Brent was convicted Wednesday of intoxication manslaughter for the December 2012 crash on a suburban Dallas highway that killed Brown, who was a passenger in Brent's car. Brent could have been sentenced to up to 20 years in prison.
Brent, a Cowboys defensive tackle, and Brown, a linebacker on the practice squad, also played together at the University of Illinois and were close friends. They were headed home from a night of partying Dallas teammates when Brent lost control of his Mercedes and crashed. Officers who arrived on scene saw Brent trying to pull Brown's body from the wreckage.
Blood tests pegged Brent's blood alcohol content at 0.18 percent, which is more than twice the state's legal limit to drive of 0.08 percent. Prosecutors told jurors that the burly, 320-pound lineman had as many as 17 drinks on the night of the crash.
One of Brent's attorneys, George Milner, argued that Brent wasn't drunk and was only "guilty of being stupid behind the wheel of a car." He contended that Brent couldn't have had nearly as much to drink as prosecutors said he had, and that the police blood tests were flawed.
Brent's attorneys pushed their case for probation Thursday, calling a Dallas County official who testified that the county currently has 34 intoxication manslaughter cases that resulted in probation.
Kevin Brooks, one of Brent's attorneys, said the one-time defensive tackle would be easy to monitor because of "who he is and who he was." Brent retired from football last year.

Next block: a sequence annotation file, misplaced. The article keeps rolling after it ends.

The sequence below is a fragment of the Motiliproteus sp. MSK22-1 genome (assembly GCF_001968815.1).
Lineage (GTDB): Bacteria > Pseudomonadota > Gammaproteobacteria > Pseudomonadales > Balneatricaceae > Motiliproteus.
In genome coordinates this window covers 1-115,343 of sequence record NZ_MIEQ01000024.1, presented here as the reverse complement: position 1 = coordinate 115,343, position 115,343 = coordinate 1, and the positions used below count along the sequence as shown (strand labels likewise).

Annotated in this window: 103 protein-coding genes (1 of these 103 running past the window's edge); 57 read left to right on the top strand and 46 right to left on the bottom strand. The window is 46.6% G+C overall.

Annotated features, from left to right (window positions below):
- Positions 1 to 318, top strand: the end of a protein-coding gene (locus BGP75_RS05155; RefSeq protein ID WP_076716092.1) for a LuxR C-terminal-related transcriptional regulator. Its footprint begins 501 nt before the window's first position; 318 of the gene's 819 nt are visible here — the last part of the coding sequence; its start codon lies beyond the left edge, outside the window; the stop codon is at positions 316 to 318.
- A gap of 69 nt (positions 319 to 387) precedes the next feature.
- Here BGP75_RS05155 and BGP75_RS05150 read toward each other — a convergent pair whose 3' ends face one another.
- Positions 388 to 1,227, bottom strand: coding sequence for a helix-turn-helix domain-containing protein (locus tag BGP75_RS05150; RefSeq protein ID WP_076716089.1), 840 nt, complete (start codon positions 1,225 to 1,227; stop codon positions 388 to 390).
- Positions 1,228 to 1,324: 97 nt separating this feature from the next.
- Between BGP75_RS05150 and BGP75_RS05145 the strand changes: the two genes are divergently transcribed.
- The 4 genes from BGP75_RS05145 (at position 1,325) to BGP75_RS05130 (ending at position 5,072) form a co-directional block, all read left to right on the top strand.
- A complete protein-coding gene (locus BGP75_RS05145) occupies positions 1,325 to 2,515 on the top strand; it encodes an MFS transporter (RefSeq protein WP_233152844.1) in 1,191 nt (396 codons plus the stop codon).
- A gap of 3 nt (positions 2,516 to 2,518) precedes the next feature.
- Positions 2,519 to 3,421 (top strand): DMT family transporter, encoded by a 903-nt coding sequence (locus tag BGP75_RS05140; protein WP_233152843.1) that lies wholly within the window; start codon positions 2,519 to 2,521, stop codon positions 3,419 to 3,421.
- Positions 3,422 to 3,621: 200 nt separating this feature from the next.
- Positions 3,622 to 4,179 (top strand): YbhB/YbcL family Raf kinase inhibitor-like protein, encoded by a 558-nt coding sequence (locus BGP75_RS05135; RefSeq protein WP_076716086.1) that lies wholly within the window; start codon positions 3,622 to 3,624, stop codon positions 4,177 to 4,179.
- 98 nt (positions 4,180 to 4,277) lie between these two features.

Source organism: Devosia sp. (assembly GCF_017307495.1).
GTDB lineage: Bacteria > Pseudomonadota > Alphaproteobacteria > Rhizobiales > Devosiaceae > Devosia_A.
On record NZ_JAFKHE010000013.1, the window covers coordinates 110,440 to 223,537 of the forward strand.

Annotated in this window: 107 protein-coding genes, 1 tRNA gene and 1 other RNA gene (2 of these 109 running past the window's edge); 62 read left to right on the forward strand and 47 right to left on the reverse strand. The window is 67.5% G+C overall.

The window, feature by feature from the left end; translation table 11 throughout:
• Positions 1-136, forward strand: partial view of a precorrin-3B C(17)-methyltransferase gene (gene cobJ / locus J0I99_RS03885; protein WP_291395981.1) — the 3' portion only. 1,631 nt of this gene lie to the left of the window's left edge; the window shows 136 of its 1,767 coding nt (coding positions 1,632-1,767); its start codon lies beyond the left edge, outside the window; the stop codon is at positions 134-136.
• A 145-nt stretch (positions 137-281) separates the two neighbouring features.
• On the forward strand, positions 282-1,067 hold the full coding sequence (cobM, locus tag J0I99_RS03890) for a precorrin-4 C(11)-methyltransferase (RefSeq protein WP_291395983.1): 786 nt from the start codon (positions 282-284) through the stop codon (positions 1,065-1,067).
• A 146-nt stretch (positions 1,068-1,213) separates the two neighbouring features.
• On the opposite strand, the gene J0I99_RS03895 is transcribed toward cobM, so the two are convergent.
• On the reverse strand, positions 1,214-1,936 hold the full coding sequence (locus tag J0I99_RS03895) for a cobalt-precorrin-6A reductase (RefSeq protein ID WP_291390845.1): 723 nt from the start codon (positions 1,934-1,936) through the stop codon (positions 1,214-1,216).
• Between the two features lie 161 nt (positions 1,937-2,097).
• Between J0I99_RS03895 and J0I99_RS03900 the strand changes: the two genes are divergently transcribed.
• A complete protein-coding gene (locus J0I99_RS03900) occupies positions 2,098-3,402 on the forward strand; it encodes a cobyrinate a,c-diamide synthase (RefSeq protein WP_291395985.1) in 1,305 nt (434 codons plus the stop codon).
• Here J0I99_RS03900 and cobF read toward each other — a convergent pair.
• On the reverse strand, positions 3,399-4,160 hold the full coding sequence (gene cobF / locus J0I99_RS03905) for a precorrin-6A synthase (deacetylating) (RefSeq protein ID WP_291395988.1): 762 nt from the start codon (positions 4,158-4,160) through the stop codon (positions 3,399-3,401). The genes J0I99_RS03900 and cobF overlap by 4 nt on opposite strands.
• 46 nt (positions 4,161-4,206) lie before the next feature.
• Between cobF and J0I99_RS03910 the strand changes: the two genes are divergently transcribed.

Brown's mother, Stacey Jackson, has also publicly forgiven Brent. When asked Thursday if she holds Brent responsible for her son's death, she said: "He's still responsible, but you can't go on in life holding a grudge. We all make mistakes."
Prosecutors are pushing for prison time for Brent, who went to trial only weeks after another Texas intoxication manslaughter case sparked widespread public outrage. In that case, a defense expert argued that the defendant, a 17-year-old boy who caused a drunken crash that killed four people, deserved leniency because his parents coddled him into a sense of irresponsibility - a condition the expert termed "affluenza." The teen wasn't given prison time.
On Thursday, prosecutor Rebecca Dodds emphasized Brent's 2009 drunken driving arrest in Illinois to press the state's argument that he deserves prison time. In that case, he served 30 days in jail after pleading guilty to a misdemeanor charge.
"Probation doesn't work for Josh Brent," prosecutor Rebecca Dodds told the jury during closing statements in the punishment phase.
Brent played in all 12 games for the Cowboys in 2012 before the crash. Brown made the practice squad that season.
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